Casual laborers are among the most vulnerable in society as they have no job security, no assets, limited skills, sparse opportunities and no surplus to sustain them.

All this has created two distinct groups in society: those who possess the means of production and earn good incomes and those who have only their labour to trade for survival.

Over the years, the gap between the rich and the poor in India has widened. Poverty is a multi-dimensional challenge for India that needs to be addressed on a war footing.

Policies and Programmes towards Poverty Alleviation

The Indian Constitution and five year plans state social justice as the primary objective of the developmental strategies of the government.

To quote the First Five Year Plan (1951-56), ;the urge to bring economic and social change under present conditions comes from the fact of poverty and inequalities in income, wealth and opportunity.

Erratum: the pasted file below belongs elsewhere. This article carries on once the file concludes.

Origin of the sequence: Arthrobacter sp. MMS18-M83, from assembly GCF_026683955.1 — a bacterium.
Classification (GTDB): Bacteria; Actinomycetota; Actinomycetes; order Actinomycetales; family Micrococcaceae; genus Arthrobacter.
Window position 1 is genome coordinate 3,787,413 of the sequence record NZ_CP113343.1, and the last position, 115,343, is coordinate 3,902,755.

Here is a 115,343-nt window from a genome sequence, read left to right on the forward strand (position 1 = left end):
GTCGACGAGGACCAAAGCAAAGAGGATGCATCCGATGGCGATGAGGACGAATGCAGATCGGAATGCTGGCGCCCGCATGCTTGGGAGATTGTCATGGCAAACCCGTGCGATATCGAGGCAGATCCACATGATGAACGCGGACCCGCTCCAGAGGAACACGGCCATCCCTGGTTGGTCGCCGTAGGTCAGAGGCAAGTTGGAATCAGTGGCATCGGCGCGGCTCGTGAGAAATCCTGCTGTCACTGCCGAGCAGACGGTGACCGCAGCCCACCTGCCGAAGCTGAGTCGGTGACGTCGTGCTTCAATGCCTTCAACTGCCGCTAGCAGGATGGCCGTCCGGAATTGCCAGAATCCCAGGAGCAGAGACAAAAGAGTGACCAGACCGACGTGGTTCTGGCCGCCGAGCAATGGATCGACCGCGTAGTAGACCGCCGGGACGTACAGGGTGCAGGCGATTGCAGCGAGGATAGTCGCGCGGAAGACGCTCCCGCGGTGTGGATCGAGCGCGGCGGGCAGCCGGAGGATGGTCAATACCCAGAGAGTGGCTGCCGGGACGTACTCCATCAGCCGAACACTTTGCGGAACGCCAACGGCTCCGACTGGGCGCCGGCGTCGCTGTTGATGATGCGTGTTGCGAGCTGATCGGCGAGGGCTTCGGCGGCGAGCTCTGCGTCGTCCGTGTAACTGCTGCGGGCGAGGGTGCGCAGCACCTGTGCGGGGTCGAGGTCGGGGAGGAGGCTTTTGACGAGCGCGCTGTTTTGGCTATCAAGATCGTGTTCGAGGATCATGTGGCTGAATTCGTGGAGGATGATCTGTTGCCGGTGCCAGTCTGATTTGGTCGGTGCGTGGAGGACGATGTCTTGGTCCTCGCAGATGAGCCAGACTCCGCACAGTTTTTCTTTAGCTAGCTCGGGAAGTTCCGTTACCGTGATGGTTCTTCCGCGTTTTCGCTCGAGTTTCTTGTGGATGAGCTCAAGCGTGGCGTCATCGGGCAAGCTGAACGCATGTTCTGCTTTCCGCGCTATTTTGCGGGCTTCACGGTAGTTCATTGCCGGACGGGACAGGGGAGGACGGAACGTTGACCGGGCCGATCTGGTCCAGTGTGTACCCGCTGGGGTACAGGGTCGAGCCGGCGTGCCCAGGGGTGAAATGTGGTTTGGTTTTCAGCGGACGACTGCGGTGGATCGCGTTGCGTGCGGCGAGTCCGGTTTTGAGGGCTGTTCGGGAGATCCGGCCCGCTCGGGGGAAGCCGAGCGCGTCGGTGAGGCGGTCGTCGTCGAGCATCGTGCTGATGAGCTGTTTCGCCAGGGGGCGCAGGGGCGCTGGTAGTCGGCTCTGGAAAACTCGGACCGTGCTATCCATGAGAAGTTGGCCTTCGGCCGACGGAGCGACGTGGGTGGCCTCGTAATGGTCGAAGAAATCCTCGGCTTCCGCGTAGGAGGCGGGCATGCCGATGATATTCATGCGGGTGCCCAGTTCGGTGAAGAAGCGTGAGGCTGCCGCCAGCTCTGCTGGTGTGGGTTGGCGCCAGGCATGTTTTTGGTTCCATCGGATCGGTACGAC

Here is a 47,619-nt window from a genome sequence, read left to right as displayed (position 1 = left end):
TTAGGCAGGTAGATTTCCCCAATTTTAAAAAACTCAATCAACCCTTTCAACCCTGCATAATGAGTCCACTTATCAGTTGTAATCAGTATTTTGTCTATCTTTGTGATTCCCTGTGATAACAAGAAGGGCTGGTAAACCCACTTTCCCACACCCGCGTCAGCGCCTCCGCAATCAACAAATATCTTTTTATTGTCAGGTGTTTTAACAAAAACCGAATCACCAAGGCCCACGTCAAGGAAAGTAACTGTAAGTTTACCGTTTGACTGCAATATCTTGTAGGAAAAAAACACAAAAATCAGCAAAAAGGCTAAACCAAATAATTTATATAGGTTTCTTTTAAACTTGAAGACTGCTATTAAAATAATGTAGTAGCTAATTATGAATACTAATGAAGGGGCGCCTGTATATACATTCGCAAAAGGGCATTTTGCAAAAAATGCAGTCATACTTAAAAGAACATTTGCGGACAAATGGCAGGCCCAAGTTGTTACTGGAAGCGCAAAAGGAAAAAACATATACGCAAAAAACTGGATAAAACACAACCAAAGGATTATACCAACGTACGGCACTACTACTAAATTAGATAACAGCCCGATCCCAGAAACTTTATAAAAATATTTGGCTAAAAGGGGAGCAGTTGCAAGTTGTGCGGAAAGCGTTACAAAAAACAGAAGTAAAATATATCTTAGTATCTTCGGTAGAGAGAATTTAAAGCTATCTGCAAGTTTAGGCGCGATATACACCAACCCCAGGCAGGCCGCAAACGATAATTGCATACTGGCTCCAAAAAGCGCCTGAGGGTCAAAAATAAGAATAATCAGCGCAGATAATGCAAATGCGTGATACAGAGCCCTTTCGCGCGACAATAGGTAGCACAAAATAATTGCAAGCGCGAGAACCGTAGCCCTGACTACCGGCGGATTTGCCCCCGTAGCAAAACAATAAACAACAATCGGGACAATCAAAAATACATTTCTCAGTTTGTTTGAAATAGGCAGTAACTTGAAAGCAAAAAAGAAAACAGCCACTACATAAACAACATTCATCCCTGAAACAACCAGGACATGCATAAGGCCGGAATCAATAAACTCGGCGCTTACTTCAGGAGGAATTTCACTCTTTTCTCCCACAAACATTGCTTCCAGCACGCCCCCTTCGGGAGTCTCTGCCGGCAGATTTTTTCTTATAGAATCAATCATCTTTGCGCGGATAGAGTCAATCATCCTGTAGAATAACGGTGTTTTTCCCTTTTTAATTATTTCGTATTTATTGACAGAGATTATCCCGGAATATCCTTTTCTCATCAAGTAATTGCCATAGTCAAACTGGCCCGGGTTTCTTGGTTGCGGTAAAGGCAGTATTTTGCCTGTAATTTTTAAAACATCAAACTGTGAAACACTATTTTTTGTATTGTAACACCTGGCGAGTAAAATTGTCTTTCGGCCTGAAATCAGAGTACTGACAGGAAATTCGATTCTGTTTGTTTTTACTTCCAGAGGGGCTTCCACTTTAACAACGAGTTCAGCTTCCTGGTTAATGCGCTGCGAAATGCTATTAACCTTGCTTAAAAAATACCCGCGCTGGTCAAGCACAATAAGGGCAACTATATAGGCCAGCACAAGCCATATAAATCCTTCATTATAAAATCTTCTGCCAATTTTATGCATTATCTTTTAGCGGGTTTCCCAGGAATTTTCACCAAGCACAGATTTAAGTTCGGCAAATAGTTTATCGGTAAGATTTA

The Second Five Year Plan (1956-61) also pointed out that ;the benefits of economic development must accrue more and more to the relatively less privileged classes of society.

One can find, in all policy documents, emphasis being laid on poverty alleviation and that various strategies need to be adopted by the government for the same.

The government’s approach to poverty reduction was of three dimensions.

1. Growth-oriented approach : It is based on the expectation that the effects of economic growth rapid increase in gross domestic product and per capita income would spread to all sections of society and will trickle down to the poor sections also.